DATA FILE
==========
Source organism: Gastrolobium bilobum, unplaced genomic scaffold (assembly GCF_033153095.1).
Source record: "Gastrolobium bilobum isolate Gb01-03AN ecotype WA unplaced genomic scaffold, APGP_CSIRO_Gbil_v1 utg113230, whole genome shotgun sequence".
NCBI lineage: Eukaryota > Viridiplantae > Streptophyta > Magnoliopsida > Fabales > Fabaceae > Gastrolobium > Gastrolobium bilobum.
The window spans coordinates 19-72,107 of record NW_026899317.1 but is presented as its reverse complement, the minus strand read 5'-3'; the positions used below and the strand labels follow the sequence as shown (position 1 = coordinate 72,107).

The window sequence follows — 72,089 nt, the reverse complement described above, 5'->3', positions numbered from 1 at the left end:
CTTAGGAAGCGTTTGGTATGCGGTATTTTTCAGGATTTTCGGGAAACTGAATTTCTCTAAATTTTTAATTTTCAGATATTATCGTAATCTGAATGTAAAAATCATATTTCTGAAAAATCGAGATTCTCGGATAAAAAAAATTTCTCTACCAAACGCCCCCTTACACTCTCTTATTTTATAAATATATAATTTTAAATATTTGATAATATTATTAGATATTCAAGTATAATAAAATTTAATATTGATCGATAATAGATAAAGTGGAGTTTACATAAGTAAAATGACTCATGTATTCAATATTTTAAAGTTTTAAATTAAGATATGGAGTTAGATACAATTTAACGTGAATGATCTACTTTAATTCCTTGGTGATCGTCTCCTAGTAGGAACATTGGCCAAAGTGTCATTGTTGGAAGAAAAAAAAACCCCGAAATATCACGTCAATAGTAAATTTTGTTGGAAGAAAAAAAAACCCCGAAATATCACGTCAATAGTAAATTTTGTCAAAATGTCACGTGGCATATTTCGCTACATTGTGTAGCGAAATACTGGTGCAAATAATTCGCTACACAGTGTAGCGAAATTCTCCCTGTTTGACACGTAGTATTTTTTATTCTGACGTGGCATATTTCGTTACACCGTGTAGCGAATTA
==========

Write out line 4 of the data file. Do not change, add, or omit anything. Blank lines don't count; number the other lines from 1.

The window spans coordinates 19-72,107 of record NW_026899317.1 but is presented as its reverse complement, the minus strand read 5'-3'; the positions used below and the strand labels follow the sequence as shown (position 1 = coordinate 72,107).